In the early days of Windows NT 3.5 and Microsoft BackOffice Server, you could know everything—or at least, everything that was important—about the OS. But that's certainly not the case today. As Windows Server has grown to handle the needs of the enterprise, it has added an array of features, from enterprise management tools such as Active Directory (AD) and Group Policy, through storage management technologies such as Microsoft Volume Shadow Copy Service (VSS), to advanced support for 64-bit hardware and Non-Uniform Memory Access (NUMA) memory addressing.

As each Windows Server product has grown, the number of related third-party tools has also expanded. In the decade since NT took root in businesses everywhere, an entire ecosystem of extensions has developed around Windows Server and the other members of the Windows Server System family, such as Microsoft Exchange Server and Microsoft SQL Server. Some third-party add-ons make using the features in Microsoft's family of products easier; others extend those capabilities into completely new areas. In our Summer issue of Windows & .NET Magazine, we give you a guide to the community of third-party add-ons that surrounds the Windows Server family of products.

A Guided Tour of the Ecosystem
In "Beef Up Exchange with Add-On Software," Paul Robichaux takes you through an important subset of Exchange add-ons. In addition to surveying the field of backup and recovery products, Paul looks at antivirus and antispam products and document-management software.

SQL Server 2000 includes tools for basic database development and management. However, in today's complex implementations, those basic tools might not meet all your needs. In "Pump Up SQL Server 2000," I dive into the set of third-party products that you can use with SQL Server 2000.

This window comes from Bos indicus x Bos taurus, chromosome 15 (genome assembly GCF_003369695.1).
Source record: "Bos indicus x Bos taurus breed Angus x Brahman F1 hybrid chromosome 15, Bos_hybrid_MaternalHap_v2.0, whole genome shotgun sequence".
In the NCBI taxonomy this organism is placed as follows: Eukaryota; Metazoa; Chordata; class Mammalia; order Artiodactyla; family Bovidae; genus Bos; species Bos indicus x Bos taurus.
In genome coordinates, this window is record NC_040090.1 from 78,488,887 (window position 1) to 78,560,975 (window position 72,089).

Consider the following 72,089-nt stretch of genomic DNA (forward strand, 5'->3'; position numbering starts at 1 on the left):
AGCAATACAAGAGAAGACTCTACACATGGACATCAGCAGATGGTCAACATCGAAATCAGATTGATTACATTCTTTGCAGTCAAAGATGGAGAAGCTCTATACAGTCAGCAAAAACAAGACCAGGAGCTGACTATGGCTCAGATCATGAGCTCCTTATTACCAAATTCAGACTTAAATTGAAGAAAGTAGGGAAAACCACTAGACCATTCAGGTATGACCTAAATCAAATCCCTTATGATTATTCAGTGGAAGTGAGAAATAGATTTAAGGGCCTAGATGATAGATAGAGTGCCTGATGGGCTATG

Debra Littlejohn Shinder and Thomas W. Shinder cover add-ons to Microsoft's enterprise-level network firewall and Web-caching server. Among the products that Debra and Thomas discuss in "Improving on ISA Server," you'll find tools that provide enhanced site blocking and Web filtering, application-aware high availability and bandwidth control, and support for two-factor authentication.

Debra also discusses a less well known member of the Windows Server System family. Her overview of Microsoft Identity Integration Server (MIIS) 2003 in "Extending MIIS 2003 Functionality," mentions some products that improve MIIS's password management and cross-platform integration capabilities, among others.

In "Third Parties Enhance Microsoft's Systems Management Efforts," Ed Roth gives a rundown of Microsoft's enterprise systems management strategy. Then, he explores enterprise network and systems management tools from the so-called "big four" vendors before moving on to tools that enhance Windows' functionality and niche products that target specific areas of systems management.

Similarly, in "Building On to SharePoint Products and Technologies," Kevin Laahs explains the architecture and functionality of Microsoft's collaboration offerings. Noting that the base products can't meet every need, Kevin then looks at three common deployment concerns and some add-ons and extensions that can help alleviate them.

Every business needs to manage storage, and Microsoft wants to help by making Windows the ideal networked storage platform. In "The Windows Storage Ecosystem," Mark Smith provides a bird's-eye view of where Windows Storage Server is today and where it's going.

Finally, in "Get More from Microsoft Office Live Communications Server 2003," Kieran McCorry provides an overview of Live Communications Server. Although it's one of the best IM solutions available, Kieran notes that Live Communications Server has shortcomings and surveys products that can make up for them.

Adding Value to the Server Products
Third-party products add value and functionality to the Microsoft server products you already own. In this issue, you'll find a wealth of information about third-party add-ons that will make your job easier and help you do it more effectively.